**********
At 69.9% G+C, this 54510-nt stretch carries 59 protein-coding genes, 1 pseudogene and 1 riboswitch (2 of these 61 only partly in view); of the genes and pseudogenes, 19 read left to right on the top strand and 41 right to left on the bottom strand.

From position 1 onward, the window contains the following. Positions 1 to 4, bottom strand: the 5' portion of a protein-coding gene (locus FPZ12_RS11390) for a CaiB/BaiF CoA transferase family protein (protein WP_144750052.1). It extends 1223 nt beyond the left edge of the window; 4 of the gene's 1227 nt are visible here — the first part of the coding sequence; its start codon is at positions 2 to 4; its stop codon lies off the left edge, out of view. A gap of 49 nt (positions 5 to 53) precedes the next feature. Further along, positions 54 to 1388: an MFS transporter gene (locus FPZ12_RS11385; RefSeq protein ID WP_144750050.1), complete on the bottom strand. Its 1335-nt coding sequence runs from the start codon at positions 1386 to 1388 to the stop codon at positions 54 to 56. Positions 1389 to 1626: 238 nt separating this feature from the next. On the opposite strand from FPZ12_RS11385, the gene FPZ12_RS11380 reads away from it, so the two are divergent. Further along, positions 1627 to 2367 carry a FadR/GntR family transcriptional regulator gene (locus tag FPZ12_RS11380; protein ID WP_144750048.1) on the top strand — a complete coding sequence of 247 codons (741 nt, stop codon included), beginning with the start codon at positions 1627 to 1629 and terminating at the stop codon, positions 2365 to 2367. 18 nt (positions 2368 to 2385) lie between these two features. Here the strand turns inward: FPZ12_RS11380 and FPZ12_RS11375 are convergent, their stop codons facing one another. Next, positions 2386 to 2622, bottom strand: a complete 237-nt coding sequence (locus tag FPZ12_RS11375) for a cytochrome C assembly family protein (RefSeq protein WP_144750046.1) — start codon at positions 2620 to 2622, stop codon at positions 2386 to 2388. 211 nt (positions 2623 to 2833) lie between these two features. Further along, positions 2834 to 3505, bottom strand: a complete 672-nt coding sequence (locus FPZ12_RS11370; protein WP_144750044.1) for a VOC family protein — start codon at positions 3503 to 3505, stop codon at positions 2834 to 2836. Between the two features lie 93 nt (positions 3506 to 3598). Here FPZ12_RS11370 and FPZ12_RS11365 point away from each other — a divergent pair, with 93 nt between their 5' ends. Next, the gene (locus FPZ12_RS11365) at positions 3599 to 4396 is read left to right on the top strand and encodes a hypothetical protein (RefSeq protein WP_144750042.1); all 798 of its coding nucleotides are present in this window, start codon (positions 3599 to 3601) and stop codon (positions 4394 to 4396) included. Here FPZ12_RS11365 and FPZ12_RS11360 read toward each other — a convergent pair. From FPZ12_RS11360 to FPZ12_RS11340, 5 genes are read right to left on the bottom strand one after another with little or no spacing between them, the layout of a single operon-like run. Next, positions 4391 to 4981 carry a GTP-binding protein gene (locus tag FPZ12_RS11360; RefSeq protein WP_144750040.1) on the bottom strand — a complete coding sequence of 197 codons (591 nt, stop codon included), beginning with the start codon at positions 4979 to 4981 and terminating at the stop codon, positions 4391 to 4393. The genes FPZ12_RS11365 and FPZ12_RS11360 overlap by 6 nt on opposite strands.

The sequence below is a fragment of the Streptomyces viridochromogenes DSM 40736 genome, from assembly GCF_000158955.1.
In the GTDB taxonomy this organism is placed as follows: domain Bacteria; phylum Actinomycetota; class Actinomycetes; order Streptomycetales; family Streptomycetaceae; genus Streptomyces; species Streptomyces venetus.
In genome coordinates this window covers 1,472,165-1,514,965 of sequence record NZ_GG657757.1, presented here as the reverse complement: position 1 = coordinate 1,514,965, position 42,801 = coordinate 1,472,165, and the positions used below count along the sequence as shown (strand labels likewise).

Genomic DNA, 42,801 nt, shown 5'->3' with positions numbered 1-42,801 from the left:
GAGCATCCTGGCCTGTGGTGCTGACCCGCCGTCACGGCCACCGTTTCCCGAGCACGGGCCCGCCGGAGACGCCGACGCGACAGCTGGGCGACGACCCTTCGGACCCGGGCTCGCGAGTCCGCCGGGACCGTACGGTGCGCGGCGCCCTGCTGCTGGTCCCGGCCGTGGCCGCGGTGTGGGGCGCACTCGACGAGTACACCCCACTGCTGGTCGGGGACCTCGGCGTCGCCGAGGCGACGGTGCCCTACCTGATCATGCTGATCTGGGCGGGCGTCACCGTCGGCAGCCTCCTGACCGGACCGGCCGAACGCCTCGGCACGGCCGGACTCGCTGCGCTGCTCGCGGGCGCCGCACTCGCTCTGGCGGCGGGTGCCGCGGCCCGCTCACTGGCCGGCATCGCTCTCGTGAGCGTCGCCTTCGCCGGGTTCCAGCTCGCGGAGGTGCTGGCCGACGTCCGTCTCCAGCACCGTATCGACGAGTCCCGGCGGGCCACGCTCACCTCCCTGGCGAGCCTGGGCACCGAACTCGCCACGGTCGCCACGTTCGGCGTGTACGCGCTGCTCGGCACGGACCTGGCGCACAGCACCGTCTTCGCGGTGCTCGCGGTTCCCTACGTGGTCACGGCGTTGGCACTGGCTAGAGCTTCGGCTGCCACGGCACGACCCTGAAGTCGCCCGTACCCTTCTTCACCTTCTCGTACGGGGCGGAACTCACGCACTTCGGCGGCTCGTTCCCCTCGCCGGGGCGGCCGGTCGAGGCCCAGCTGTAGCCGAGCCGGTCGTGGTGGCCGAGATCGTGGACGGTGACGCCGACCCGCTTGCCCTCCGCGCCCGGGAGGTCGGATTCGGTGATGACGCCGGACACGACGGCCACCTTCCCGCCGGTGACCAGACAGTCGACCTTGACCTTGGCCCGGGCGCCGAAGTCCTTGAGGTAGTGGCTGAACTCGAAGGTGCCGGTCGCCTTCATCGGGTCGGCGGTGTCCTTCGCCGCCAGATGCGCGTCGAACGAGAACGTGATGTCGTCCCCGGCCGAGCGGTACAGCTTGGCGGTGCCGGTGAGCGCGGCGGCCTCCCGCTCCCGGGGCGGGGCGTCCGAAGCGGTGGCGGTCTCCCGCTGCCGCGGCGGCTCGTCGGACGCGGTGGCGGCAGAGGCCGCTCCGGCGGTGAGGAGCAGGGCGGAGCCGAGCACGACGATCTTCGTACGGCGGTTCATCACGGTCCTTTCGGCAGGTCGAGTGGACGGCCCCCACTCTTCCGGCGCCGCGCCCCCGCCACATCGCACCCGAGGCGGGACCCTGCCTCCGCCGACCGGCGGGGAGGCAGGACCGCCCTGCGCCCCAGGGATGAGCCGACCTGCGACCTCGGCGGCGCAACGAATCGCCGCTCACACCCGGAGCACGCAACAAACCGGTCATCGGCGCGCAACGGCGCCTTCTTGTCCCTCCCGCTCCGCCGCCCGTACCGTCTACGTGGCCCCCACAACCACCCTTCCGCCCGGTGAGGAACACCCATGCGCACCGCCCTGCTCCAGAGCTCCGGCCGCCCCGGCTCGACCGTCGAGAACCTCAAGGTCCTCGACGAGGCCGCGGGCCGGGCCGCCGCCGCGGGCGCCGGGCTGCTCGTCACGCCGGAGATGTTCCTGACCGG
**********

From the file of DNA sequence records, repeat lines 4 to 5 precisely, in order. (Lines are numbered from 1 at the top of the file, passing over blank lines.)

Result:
In the GTDB taxonomy this organism is placed as follows: domain Bacteria; phylum Actinomycetota; class Actinomycetes; order Streptomycetales; family Streptomycetaceae; genus Streptomyces; species Streptomyces venetus.
In genome coordinates this window covers 1,472,165-1,514,965 of sequence record NZ_GG657757.1, presented here as the reverse complement: position 1 = coordinate 1,514,965, position 42,801 = coordinate 1,472,165, and the positions used below count along the sequence as shown (strand labels likewise).